When performing the aggregation logic of Window, the aggregation function is processed on the data every 10 seconds. The data within these 10 seconds needs to be stored first, and processed when the time window is triggered. These state data are stored locally in the form of embedded storage. The embedded storage here can be either in the memory of the process or a persistent KV storage similar to RocksDB. The main difference between the two is the processing speed and capacity.

In addition, each concurrency of these stateful operators will have a local storage, so its state data itself can be dynamically expanded and contracted according to the concurrency of the operator, so that a large amount of data can be processed by increasing concurrency.

On the other hand, jobs have the potential to fail in many situations. How do we ensure data consistency when re-running after a failure?

Based on the Chandy-Lamport algorithm, Flink will save the state of each distributed node in the distributed file system as a checkpoint (checkpoint). The process is roughly as follows. First, inject Checkpoint Barrier from the data source, which is a special message.

Then it will flow with the data flow like ordinary events. When the barrier reaches the operator, the operator will take a snapshot of its current local state. When the barrier flows to the sink, all the states are saved completely. , which forms a global snapshot.

In this way, when the job fails, it can be rolled back through the Checkpoint saved in the remote file system: first roll back the Source to the offset recorded by the Checkpoint, and then roll back the current state of the stateful node to the corresponding time point for re-running calculate. In this way, it is not necessary to start calculations from scratch, but also to ensure the consistency of data semantics.

5. Time definition in Flink

Another important definition in Flink is Event Time.

There are three different times in Flink. Event Time refers to the time when the event occurs. Ingestion Time refers to the time when the event arrives at the Flink data source, or the time when it enters the Flink processing framework. Processing Time refers to the processing time, which is the time when the event arrives at the operator. Time, what is the difference between these three?

In the real world, the interval between the occurrence of this event and the writing into the system may be relatively long. For example, when the signal in the subway is weak, if we perform operations such as forwarding, commenting, and liking on Weibo, due to network reasons, these operations may not be completed until we get out of the subway, so some events that happened first may be delayed. After reaching the system. However, Event Time can more truly reflect the time when an event occurs, so in many scenarios, we use Event Time as the time when an event occurs.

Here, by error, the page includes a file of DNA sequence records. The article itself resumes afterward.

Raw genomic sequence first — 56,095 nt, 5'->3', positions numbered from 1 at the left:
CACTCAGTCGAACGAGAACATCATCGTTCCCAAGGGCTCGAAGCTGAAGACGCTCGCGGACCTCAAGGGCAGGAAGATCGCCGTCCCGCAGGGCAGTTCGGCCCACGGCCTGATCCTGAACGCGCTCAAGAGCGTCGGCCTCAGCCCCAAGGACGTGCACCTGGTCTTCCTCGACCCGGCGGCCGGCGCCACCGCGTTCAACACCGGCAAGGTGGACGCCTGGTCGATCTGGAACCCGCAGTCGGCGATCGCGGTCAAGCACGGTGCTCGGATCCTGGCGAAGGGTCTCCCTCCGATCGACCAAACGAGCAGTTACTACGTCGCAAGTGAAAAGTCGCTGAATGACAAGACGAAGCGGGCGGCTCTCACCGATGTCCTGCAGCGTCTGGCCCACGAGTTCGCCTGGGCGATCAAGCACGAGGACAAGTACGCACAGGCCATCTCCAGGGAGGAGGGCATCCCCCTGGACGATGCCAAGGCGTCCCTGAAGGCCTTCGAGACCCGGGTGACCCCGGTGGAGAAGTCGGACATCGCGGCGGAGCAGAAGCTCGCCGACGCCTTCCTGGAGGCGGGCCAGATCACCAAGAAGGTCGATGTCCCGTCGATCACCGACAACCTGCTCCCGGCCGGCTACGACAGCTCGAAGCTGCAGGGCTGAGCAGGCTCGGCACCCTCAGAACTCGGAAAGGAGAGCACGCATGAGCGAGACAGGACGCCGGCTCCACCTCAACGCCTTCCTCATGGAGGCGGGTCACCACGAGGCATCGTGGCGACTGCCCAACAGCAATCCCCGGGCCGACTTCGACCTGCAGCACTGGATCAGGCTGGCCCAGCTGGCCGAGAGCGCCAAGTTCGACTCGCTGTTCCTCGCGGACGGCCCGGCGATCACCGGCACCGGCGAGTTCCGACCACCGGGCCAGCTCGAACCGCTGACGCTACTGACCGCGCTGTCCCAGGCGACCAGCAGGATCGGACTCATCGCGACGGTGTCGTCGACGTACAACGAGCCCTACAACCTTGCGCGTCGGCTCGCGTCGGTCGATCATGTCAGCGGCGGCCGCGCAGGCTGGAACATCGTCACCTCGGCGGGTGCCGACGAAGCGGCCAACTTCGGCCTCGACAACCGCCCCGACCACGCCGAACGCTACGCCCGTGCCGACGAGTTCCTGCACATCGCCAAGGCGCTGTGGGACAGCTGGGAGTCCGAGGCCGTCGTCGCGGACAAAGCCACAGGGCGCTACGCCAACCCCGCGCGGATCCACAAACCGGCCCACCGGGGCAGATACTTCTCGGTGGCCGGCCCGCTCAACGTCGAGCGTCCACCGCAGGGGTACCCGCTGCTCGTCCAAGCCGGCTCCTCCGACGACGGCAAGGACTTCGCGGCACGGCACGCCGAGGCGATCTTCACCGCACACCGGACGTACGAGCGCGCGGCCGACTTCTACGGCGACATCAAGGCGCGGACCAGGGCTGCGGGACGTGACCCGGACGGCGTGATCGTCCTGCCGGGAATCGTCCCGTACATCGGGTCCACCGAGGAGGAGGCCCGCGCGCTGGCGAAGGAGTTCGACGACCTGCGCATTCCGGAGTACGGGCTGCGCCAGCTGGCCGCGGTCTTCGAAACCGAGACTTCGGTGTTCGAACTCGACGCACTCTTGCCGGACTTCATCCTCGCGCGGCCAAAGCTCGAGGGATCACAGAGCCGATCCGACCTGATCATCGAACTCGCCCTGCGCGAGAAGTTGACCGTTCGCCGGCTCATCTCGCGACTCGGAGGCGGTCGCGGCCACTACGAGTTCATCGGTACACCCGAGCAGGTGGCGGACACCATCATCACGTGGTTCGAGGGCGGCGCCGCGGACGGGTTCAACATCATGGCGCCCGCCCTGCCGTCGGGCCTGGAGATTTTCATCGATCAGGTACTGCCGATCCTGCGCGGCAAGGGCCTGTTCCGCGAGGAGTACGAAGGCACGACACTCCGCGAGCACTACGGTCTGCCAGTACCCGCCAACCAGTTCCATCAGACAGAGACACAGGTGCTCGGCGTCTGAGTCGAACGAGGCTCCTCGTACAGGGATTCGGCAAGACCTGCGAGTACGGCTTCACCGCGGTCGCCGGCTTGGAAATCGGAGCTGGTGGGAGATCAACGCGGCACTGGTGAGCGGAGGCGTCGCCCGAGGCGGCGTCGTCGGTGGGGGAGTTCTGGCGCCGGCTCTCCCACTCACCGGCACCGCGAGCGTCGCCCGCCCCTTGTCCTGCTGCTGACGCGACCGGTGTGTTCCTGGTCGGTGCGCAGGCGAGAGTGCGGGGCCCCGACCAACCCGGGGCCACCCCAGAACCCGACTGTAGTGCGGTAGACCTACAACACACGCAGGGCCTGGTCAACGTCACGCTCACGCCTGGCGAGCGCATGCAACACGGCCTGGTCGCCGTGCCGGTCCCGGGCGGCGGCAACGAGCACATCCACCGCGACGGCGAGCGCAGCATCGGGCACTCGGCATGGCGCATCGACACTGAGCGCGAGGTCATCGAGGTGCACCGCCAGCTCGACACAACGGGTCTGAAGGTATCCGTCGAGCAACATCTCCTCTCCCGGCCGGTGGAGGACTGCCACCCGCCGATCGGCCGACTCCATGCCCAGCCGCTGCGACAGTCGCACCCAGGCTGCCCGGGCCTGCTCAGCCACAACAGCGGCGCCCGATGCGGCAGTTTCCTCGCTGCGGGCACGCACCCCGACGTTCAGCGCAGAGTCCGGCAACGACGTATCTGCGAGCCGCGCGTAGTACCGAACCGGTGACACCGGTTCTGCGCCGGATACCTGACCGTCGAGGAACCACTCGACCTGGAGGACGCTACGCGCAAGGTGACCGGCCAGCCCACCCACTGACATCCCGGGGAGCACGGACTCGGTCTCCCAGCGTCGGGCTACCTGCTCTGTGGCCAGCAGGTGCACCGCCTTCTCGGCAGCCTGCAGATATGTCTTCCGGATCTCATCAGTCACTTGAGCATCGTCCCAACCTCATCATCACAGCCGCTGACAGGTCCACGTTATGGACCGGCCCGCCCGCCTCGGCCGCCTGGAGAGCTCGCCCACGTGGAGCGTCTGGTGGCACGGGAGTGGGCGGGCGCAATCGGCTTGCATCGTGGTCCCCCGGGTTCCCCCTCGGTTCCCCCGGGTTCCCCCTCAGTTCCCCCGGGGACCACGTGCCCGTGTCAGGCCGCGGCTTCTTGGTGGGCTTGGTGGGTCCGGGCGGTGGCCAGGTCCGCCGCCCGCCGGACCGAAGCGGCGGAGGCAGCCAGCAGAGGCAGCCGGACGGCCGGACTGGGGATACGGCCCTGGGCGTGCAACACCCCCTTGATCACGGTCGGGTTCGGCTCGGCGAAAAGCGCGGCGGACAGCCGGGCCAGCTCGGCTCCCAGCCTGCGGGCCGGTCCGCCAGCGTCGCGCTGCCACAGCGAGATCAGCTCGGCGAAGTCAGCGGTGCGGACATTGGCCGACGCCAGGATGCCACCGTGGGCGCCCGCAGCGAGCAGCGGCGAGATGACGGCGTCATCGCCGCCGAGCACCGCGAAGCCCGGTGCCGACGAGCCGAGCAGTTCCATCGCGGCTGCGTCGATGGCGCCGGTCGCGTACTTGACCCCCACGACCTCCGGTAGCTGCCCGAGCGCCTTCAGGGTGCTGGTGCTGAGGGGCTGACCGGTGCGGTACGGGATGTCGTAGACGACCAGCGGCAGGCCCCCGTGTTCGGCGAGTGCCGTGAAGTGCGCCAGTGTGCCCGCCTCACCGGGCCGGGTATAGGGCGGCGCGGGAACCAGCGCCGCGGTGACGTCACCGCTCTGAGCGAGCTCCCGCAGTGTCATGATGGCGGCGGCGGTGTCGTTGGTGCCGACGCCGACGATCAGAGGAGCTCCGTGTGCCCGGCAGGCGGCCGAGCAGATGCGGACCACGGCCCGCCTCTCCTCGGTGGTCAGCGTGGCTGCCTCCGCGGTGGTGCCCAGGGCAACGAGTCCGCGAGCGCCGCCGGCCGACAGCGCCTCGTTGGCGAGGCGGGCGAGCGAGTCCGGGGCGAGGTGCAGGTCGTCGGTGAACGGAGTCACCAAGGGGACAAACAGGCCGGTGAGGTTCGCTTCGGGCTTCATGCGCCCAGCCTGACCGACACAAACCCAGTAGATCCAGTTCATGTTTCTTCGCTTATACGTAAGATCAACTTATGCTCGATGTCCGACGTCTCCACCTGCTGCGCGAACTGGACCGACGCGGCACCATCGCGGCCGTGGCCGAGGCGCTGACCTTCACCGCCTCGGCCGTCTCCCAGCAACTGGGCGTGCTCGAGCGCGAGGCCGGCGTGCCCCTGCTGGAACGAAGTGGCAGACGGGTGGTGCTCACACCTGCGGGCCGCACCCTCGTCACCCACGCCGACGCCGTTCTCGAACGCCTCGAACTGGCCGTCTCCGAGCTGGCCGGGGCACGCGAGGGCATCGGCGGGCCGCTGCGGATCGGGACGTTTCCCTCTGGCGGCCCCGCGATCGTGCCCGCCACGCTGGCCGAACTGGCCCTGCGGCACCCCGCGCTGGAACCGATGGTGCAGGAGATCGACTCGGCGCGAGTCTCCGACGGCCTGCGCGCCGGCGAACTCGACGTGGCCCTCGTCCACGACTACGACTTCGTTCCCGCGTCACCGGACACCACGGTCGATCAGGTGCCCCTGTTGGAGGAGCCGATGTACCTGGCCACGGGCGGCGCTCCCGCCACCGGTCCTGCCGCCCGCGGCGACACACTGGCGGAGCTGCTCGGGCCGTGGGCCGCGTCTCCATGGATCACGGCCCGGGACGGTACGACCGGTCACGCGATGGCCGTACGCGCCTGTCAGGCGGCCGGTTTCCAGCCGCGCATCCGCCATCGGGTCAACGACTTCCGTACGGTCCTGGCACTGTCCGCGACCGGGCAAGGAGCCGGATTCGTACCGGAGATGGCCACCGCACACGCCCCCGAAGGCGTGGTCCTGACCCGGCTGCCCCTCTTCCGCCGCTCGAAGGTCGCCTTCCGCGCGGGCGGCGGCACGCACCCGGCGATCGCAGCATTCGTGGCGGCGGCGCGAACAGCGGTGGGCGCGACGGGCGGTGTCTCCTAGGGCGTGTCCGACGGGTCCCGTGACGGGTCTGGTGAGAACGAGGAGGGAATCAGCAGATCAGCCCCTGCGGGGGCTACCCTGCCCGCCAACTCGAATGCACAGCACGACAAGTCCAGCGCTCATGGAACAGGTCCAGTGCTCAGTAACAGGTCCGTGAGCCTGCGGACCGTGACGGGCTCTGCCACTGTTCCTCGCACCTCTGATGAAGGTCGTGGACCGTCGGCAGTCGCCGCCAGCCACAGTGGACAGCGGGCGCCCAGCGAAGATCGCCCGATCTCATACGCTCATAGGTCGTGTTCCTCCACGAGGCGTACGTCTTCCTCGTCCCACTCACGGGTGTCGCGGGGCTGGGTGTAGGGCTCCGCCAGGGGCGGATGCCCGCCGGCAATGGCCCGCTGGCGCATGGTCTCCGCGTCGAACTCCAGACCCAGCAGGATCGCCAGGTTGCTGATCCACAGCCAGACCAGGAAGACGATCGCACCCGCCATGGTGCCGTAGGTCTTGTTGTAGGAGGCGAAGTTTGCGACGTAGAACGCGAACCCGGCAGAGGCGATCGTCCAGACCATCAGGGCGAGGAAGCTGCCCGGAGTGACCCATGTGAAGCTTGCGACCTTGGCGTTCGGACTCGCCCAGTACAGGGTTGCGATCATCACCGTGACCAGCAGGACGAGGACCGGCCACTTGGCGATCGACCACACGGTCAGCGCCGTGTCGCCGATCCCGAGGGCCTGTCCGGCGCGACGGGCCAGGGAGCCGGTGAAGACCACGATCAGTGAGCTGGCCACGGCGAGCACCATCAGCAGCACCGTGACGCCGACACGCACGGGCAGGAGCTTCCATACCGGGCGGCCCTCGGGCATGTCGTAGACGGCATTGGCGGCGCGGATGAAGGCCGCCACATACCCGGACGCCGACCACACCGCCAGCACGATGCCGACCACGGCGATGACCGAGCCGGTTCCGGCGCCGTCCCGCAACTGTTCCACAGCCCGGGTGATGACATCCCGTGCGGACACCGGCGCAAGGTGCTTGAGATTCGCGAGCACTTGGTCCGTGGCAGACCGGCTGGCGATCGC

But in this case, due to the delay, it takes a long time to wait for its arrival in the window, and the end-to-end delay may be large.
We also need to deal with the out-of-order problem. If Processing Time is used as the event time, the processing is faster and the delay is lower, but it cannot reflect the actual occurrence of events. Therefore, when actually developing an application, it is necessary to make corresponding trade-offs according to the characteristics of the application.

6. Flink API

Flink can be divided into four levels of APIs. The lowest-level API is a customizable Process Function, which handles some of the most basic elements, such as time and status, in detail and implements its own logic.

The next layer up is the DataStream API, which can perform stream and batch processing. On the other hand, it is a logical expression. There are many built-in functions in Flink, which is convenient for users to write programs.

The top-level APIs are Table API and Stream SQL. This is a very high-level expression and is very concise. Let us illustrate with examples.

6.1 Process Function

It can be seen that in processElement, custom logic processing can be performed on this event and state. In addition, we can register a timer and customize what processing to do when the timer is triggered or the time arrives, which is a very fine underlying control.

6.2 DataStream API

The DataStream API is the description of the job. You can see that it has many built-in functions, such as Map, keyBy, timeWindow, sum, and so on. There are also some ProcessFunctions we just customized, such as MyAggregationFunction.

6.3 Table API & Stream SQL

The same logic is more intuitive if described with Table API and Stream SQL. Data analysts do not need to understand the underlying details, and can use a descriptive language to write logic. The contents of Table API and Stream SQL will be introduced in detail in Lesson 5.

7. Flink runtime architecture

The architecture of the Flink runtime mainly has three roles.

The first one is the client. The client will submit its application program. If it is a SQL program, it will also optimize the SQL optimizer and generate the corresponding JobGraph. The client will submit obGraph to JobManager, which can be considered as the master control node of the entire job.

The JobManager will pull up a series of TaskManagers as work nodes, and the work nodes will be connected in series according to the job topology, as well as the corresponding calculation logic processing. The JobManager mainly performs some control flow processing.

8. Flink physical deployment

Finally, let's take a look at the environments in which Flink can be deployed.

First, it can manually submit jobs to YARN, Mesos and Standalone clusters. In addition, it can also be submitted to the K8s cloud-native environment through mirroring.

Currently, Flink can be deployed in many physical environments.